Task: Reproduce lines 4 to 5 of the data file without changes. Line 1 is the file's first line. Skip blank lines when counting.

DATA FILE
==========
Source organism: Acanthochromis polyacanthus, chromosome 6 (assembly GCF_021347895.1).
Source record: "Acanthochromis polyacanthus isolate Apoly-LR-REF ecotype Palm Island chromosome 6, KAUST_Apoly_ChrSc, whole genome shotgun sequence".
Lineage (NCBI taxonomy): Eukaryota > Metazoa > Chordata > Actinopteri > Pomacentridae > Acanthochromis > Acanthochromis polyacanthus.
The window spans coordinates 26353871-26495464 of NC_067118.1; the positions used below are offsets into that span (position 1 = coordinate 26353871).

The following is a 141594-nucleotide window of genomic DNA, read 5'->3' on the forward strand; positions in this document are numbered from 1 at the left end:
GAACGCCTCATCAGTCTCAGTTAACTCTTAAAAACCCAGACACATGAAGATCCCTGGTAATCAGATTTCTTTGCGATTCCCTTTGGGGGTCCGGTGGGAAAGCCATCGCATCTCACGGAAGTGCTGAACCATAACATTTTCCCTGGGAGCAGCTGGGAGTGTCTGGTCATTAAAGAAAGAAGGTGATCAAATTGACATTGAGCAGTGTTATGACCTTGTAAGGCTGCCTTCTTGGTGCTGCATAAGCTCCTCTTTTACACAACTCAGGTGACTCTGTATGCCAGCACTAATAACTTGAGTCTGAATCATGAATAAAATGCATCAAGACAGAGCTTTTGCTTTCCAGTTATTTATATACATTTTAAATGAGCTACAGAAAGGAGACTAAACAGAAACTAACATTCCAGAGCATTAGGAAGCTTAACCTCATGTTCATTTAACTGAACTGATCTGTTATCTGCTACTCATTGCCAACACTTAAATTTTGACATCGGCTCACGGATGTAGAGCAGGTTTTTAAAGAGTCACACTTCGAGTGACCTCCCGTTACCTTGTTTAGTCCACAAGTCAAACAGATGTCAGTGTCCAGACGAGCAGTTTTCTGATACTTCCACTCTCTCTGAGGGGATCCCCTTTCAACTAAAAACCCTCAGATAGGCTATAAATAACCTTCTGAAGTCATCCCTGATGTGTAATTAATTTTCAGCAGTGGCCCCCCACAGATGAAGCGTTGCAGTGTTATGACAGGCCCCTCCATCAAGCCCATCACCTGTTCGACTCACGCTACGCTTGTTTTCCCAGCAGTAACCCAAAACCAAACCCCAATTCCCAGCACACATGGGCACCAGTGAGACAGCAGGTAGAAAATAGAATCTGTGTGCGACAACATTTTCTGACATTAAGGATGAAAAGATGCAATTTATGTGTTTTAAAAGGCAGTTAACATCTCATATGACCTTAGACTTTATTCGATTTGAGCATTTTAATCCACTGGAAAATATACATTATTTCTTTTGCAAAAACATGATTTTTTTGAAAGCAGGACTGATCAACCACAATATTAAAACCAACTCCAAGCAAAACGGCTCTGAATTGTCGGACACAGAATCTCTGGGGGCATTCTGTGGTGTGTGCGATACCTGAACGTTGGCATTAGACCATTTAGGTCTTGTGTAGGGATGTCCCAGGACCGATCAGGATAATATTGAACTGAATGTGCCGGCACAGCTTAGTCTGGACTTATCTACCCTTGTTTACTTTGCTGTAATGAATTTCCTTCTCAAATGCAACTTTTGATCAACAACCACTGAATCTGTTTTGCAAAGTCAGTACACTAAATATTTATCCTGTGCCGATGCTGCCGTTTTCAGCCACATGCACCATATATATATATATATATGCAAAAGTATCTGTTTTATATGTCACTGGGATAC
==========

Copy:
The window spans coordinates 26353871-26495464 of NC_067118.1; the positions used below are offsets into that span (position 1 = coordinate 26353871).

The following is a 141594-nucleotide window of genomic DNA, read 5'->3' on the forward strand; positions in this document are numbered from 1 at the left end: